Venezuela's chief prosecutor on Monday accused a U.S. citizen recently arrested in the Caribbean nation of spying and planning to sabotage oil refineries and electrical service in order to stir unrest and kill innocent people.
The man, alleged to have CIA ties, had help from three Venezuelan conspirators, who were arrested last week near a pair of oil refineries on the north Caribbean coast, Venezuela's Chief Prosecutor Tarek William Saab said on state television.
The office gave the US suspect's name as Matthew John Heath. The prosecutor showed pictures of equipment allegedly seized with the group, including a grenade launcher, plastic explosives, a satellite phone and a bag of US dollars. Authorities said cellphones taken from the men when they were arrested last week include images of a large bridge in Zulia state and oil refineries.
Everything here could qualifies as a lethal weapon designed to cause harm and to promote assassinations, crimes against the people of Venezuela, said Saab, who also accused the man of planning to open a drug trafficking route through Venezuela.
President Nicolas Maduro announced on Friday that an unnamed suspected U.S. spy had been captured, saying he was a Marine and former CIA operative in Iraq.
US authorities have not commented on the case. The Associated Press was unable to make immediate contact with Heath, an attorney or a relative representing him for comment on the accusations.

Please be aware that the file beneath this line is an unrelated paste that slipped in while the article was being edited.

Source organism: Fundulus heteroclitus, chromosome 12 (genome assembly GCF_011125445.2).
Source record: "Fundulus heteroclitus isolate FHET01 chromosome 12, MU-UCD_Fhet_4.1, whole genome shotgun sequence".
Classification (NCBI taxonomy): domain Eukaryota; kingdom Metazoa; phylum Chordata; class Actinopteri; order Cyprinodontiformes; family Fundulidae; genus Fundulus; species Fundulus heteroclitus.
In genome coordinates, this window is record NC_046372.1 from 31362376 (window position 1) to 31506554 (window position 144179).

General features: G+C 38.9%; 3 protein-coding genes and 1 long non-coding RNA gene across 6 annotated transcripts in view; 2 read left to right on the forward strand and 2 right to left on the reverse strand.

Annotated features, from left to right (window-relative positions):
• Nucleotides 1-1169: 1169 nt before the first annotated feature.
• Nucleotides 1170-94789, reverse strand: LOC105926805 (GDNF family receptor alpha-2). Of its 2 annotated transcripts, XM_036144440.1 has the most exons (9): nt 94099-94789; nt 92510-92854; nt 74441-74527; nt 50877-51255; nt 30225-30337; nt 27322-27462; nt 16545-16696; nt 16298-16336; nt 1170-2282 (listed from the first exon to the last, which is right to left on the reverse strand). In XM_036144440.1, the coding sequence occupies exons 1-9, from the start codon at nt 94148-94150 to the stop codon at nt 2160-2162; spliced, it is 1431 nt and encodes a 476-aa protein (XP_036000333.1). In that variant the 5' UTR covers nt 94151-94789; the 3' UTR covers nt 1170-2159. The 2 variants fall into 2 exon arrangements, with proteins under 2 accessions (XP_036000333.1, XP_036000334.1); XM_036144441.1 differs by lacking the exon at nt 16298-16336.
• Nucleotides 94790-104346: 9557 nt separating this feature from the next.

The arrest surfaced as this nation, once wealthy from oil, has been gripped by a deep gasoline shortage that has sparked mile-long lines to fuel up, even in the capital of Caracas. Venezuela also struggles to provide electricity to residents, especially in Zulia state, once a major hub of the nation's vast oil production.
Heath is accused of entering Venezuela illegally, the prosecutor said, adding that he didn't have a passport but rather had a copy of it hidden in one of his shoes. The three Venezuelans accused of conspiring with Heath include a military officer, Saab said, adding that they helped him enter from Colombia.
Saab said Heath had worked as a mercenary in Iraq for a private security contracting company.
The arrest follows a failed beach incursion in early May that landed two ex-Green Beret soldiers in a Venezuelan jail for allegedly participating in a failed attempt to overthrow the socialist government.
(Only the headline and picture of this report may have been reworked by the Business Standard staff; the rest of the content is auto-generated from a syndicated feed.)